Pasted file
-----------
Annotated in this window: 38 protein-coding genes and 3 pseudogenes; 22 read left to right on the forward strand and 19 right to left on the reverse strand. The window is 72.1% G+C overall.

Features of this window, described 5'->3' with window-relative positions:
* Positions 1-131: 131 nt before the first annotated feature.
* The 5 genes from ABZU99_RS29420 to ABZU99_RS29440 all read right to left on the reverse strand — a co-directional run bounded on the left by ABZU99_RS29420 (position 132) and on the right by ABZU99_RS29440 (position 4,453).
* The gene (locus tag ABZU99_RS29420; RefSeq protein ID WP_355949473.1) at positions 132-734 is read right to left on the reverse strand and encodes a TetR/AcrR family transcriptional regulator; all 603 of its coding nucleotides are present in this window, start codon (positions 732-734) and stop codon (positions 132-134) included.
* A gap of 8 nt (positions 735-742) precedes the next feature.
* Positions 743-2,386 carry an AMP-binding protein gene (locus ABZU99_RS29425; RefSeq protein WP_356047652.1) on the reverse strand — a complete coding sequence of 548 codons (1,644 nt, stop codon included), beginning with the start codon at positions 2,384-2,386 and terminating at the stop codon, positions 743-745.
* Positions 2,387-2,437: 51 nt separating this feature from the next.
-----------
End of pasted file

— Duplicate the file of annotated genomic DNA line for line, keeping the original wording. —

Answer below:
Annotated in this window: 38 protein-coding genes and 3 pseudogenes; 22 read left to right on the forward strand and 19 right to left on the reverse strand. The window is 72.1% G+C overall.

Features of this window, described 5'->3' with window-relative positions:
* Positions 1-131: 131 nt before the first annotated feature.
* The 5 genes from ABZU99_RS29420 to ABZU99_RS29440 all read right to left on the reverse strand — a co-directional run bounded on the left by ABZU99_RS29420 (position 132) and on the right by ABZU99_RS29440 (position 4,453).
* The gene (locus tag ABZU99_RS29420; RefSeq protein ID WP_355949473.1) at positions 132-734 is read right to left on the reverse strand and encodes a TetR/AcrR family transcriptional regulator; all 603 of its coding nucleotides are present in this window, start codon (positions 732-734) and stop codon (positions 132-134) included.
* A gap of 8 nt (positions 735-742) precedes the next feature.
* Positions 743-2,386 carry an AMP-binding protein gene (locus ABZU99_RS29425; RefSeq protein WP_356047652.1) on the reverse strand — a complete coding sequence of 548 codons (1,644 nt, stop codon included), beginning with the start codon at positions 2,384-2,386 and terminating at the stop codon, positions 743-745.
* Positions 2,387-2,437: 51 nt separating this feature from the next.